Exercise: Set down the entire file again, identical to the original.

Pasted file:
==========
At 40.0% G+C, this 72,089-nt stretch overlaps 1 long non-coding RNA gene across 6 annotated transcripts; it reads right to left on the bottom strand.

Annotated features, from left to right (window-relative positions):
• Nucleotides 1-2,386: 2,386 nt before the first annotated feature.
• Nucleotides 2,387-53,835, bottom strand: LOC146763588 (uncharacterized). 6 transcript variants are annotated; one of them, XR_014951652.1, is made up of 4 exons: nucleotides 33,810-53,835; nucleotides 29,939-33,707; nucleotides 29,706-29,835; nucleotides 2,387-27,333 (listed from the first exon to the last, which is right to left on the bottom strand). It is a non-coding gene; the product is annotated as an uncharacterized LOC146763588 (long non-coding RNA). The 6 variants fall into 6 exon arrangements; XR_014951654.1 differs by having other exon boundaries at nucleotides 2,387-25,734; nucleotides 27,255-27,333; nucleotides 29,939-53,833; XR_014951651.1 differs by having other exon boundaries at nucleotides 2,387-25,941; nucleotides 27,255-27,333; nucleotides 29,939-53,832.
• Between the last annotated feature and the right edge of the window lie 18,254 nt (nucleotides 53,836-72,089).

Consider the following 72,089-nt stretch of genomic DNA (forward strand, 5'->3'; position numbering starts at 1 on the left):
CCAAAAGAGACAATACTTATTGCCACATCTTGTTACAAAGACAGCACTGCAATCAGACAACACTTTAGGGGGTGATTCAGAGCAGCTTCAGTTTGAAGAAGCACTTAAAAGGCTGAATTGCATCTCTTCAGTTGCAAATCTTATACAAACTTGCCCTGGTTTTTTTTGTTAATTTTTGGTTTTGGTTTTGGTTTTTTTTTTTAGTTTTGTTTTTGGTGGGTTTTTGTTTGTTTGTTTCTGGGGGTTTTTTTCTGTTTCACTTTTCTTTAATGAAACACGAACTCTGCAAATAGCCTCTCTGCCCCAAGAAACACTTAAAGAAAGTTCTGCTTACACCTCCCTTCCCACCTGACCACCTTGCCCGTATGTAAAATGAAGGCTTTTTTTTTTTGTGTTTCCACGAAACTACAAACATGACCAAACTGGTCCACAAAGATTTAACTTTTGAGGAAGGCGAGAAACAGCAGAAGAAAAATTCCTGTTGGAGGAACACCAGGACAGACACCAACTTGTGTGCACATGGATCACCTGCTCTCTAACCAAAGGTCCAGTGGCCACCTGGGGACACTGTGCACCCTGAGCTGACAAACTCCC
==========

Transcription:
At 40.0% G+C, this 72,089-nt stretch overlaps 1 long non-coding RNA gene across 6 annotated transcripts; it reads right to left on the bottom strand.

Annotated features, from left to right (window-relative positions):
• Nucleotides 1-2,386: 2,386 nt before the first annotated feature.
• Nucleotides 2,387-53,835, bottom strand: LOC146763588 (uncharacterized). 6 transcript variants are annotated; one of them, XR_014951652.1, is made up of 4 exons: nucleotides 33,810-53,835; nucleotides 29,939-33,707; nucleotides 29,706-29,835; nucleotides 2,387-27,333 (listed from the first exon to the last, which is right to left on the bottom strand). It is a non-coding gene; the product is annotated as an uncharacterized LOC146763588 (long non-coding RNA). The 6 variants fall into 6 exon arrangements; XR_014951654.1 differs by having other exon boundaries at nucleotides 2,387-25,734; nucleotides 27,255-27,333; nucleotides 29,939-53,833; XR_014951651.1 differs by having other exon boundaries at nucleotides 2,387-25,941; nucleotides 27,255-27,333; nucleotides 29,939-53,832.
• Between the last annotated feature and the right edge of the window lie 18,254 nt (nucleotides 53,836-72,089).

Consider the following 72,089-nt stretch of genomic DNA (forward strand, 5'->3'; position numbering starts at 1 on the left):
CCAAAAGAGACAATACTTATTGCCACATCTTGTTACAAAGACAGCACTGCAATCAGACAACACTTTAGGGGGTGATTCAGAGCAGCTTCAGTTTGAAGAAGCACTTAAAAGGCTGAATTGCATCTCTTCAGTTGCAAATCTTATACAAACTTGCCCTGGTTTTTTTTGTTAATTTTTGGTTTTGGTTTTGGTTTTTTTTTTTAGTTTTGTTTTTGGTGGGTTTTTGTTTGTTTGTTTCTGGGGGTTTTTTTCTGTTTCACTTTTCTTTAATGAAACACGAACTCTGCAAATAGCCTCTCTGCCCCAAGAAACACTTAAAGAAAGTTCTGCTTACACCTCCCTTCCCACCTGACCACCTTGCCCGTATGTAAAATGAAGGCTTTTTTTTTTTGTGTTTCCACGAAACTACAAACATGACCAAACTGGTCCACAAAGATTTAACTTTTGAGGAAGGCGAGAAACAGCAGAAGAAAAATTCCTGTTGGAGGAACACCAGGACAGACACCAACTTGTGTGCACATGGATCACCTGCTCTCTAACCAAAGGTCCAGTGGCCACCTGGGGACACTGTGCACCCTGAGCTGACAAACTCCC